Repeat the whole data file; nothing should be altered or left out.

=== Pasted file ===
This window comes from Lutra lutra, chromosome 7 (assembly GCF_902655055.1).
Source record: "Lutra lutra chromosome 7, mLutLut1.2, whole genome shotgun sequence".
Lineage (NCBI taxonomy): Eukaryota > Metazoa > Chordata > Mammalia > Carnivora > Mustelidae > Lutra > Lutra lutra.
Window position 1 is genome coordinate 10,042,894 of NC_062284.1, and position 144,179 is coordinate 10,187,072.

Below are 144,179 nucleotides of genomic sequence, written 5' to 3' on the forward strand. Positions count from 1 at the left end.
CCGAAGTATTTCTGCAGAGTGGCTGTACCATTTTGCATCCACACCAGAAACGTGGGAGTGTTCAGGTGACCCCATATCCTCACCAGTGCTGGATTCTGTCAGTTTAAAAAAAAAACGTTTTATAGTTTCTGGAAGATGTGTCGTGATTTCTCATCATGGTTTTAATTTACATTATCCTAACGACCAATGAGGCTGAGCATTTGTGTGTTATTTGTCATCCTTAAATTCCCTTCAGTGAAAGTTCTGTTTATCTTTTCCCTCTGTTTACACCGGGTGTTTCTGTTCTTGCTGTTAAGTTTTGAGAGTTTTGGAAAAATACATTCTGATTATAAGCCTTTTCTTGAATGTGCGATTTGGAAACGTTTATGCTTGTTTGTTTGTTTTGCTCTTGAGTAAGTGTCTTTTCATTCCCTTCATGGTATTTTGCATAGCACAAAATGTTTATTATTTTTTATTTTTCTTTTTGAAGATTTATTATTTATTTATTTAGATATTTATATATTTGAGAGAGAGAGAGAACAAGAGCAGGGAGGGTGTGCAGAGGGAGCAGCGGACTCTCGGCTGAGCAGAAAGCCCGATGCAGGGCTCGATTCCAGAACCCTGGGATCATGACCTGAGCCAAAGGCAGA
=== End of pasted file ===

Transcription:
This window comes from Lutra lutra, chromosome 7 (assembly GCF_902655055.1).
Source record: "Lutra lutra chromosome 7, mLutLut1.2, whole genome shotgun sequence".
Lineage (NCBI taxonomy): Eukaryota > Metazoa > Chordata > Mammalia > Carnivora > Mustelidae > Lutra > Lutra lutra.
Window position 1 is genome coordinate 10,042,894 of NC_062284.1, and position 144,179 is coordinate 10,187,072.

Below are 144,179 nucleotides of genomic sequence, written 5' to 3' on the forward strand. Positions count from 1 at the left end.
CCGAAGTATTTCTGCAGAGTGGCTGTACCATTTTGCATCCACACCAGAAACGTGGGAGTGTTCAGGTGACCCCATATCCTCACCAGTGCTGGATTCTGTCAGTTTAAAAAAAAAACGTTTTATAGTTTCTGGAAGATGTGTCGTGATTTCTCATCATGGTTTTAATTTACATTATCCTAACGACCAATGAGGCTGAGCATTTGTGTGTTATTTGTCATCCTTAAATTCCCTTCAGTGAAAGTTCTGTTTATCTTTTCCCTCTGTTTACACCGGGTGTTTCTGTTCTTGCTGTTAAGTTTTGAGAGTTTTGGAAAAATACATTCTGATTATAAGCCTTTTCTTGAATGTGCGATTTGGAAACGTTTATGCTTGTTTGTTTGTTTTGCTCTTGAGTAAGTGTCTTTTCATTCCCTTCATGGTATTTTGCATAGCACAAAATGTTTATTATTTTTTATTTTTCTTTTTGAAGATTTATTATTTATTTATTTAGATATTTATATATTTGAGAGAGAGAGAGAACAAGAGCAGGGAGGGTGTGCAGAGGGAGCAGCGGACTCTCGGCTGAGCAGAAAGCCCGATGCAGGGCTCGATTCCAGAACCCTGGGATCATGACCTGAGCCAAAGGCAGA